An investigation by the Telegraph revealed that doctors were agreeing to provide sex-selective abortions ‘no questions asked.’

Independent polling undertaken by SavantaComRes shows that 89% of the general population and 91% of women agree that gender-selective abortion should be explicitly banned by the law.

Abortion in Northern Ireland

Since the imposition of a new extreme abortion regime last year, abortion has been available in Northern Ireland throughout the first 12 weeks of gestation on demand. This abortion provision also allows abortion on the basis of the sex of the child.

Polling from 2020 showed that the majority of voters only want abortion to be available in cases where the mother’s life is at risk, which is in line with where the law was before the Westminster Parliament imposed a change to the law in Northern Ireland..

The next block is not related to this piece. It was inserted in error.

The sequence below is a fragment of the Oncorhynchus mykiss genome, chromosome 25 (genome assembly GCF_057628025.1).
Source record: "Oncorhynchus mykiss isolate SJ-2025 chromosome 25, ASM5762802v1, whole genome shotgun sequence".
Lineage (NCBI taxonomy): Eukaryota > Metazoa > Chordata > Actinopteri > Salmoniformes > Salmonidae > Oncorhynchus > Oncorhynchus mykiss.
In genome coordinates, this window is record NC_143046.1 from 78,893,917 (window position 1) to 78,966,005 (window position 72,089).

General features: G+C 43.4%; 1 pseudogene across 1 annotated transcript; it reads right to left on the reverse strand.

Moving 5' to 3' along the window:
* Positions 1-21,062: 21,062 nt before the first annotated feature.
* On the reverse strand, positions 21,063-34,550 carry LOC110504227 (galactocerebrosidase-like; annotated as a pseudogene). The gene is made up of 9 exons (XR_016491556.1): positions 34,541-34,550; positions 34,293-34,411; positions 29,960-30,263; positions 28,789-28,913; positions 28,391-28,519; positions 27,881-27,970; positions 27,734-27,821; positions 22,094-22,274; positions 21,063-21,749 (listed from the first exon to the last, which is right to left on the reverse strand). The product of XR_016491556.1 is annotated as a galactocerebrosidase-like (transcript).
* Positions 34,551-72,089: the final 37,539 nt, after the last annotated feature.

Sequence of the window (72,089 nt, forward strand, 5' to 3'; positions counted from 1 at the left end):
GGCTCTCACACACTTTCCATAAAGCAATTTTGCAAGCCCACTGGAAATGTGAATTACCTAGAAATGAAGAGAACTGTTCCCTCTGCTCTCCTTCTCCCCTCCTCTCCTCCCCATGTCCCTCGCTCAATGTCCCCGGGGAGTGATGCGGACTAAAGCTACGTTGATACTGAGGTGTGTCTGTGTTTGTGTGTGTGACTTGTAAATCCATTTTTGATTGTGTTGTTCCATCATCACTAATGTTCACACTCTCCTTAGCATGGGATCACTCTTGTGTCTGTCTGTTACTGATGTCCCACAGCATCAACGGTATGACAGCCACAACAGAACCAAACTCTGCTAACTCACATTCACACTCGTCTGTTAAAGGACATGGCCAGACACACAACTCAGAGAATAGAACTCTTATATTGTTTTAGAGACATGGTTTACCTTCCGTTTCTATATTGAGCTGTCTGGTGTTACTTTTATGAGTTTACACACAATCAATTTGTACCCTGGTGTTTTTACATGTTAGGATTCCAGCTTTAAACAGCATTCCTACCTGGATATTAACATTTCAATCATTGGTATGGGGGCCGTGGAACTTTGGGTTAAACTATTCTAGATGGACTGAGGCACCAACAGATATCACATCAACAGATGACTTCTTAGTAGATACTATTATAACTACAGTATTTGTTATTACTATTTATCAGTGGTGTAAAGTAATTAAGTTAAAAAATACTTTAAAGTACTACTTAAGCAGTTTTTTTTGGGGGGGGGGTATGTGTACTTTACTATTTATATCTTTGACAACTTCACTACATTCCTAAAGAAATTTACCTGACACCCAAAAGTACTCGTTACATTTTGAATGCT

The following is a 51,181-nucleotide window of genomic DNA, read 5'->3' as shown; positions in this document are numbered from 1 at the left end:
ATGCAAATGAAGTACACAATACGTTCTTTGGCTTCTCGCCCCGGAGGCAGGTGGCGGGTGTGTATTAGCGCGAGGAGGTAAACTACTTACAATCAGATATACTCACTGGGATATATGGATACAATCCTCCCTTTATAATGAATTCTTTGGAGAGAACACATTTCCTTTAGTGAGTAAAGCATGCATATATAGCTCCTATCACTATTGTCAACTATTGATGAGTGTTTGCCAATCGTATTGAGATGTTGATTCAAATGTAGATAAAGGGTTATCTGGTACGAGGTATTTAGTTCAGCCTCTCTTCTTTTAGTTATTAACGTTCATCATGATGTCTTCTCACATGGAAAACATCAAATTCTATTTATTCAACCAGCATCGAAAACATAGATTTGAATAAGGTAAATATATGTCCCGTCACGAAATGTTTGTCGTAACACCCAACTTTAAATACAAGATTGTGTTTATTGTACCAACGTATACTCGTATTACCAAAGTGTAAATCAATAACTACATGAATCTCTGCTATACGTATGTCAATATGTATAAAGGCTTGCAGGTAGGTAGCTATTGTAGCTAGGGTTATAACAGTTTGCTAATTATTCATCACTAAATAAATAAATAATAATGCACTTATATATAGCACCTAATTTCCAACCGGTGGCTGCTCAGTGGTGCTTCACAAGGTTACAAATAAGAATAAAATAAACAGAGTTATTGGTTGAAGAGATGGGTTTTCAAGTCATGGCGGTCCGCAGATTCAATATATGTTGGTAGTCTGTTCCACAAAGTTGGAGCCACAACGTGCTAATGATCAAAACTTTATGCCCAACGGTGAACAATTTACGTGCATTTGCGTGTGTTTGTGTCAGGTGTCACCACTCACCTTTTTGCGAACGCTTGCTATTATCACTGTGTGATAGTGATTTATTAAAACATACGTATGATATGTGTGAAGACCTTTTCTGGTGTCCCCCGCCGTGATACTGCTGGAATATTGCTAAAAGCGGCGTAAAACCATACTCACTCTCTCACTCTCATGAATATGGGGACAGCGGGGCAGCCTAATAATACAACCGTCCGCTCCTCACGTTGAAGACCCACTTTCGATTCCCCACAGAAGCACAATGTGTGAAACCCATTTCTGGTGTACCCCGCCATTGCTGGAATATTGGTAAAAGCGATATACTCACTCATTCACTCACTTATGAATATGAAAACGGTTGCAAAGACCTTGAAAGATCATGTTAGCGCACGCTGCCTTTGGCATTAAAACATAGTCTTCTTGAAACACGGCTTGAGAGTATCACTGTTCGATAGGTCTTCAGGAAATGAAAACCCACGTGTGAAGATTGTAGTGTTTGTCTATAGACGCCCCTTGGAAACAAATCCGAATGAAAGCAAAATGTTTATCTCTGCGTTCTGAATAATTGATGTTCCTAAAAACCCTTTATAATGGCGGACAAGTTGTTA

Sex-selective abortion: a global problem

Since amending its abortion law in 1998, sex-selective abortions have become a major issue in Canada.

An article in the Canadian Medical Association Journal describes how “easy access to abortion and advances in prenatal sex determination have combined to make Canada a haven for parents who would terminate female fetuses in favour of having sons”.

In other countries such as India and China, where sex-selective abortion and infanticide is widespread, baby girls tend to be aborted leading to a skewed sex ratio at birth. Research released last year suggests that the lives of almost 5 million baby girls in India will be lost over the next decade due to the prevalent use of sex-selective abortions.

A recent report from India’s Government also found an estimated 63 million women were “missing” from the country’s population.

Census data from 2011 showed there were 919 girls to every 1,000 boys for children up to the age of six. In some northern states that ratio was as low as 830, according to the United Nations Population Fund (UNFPA).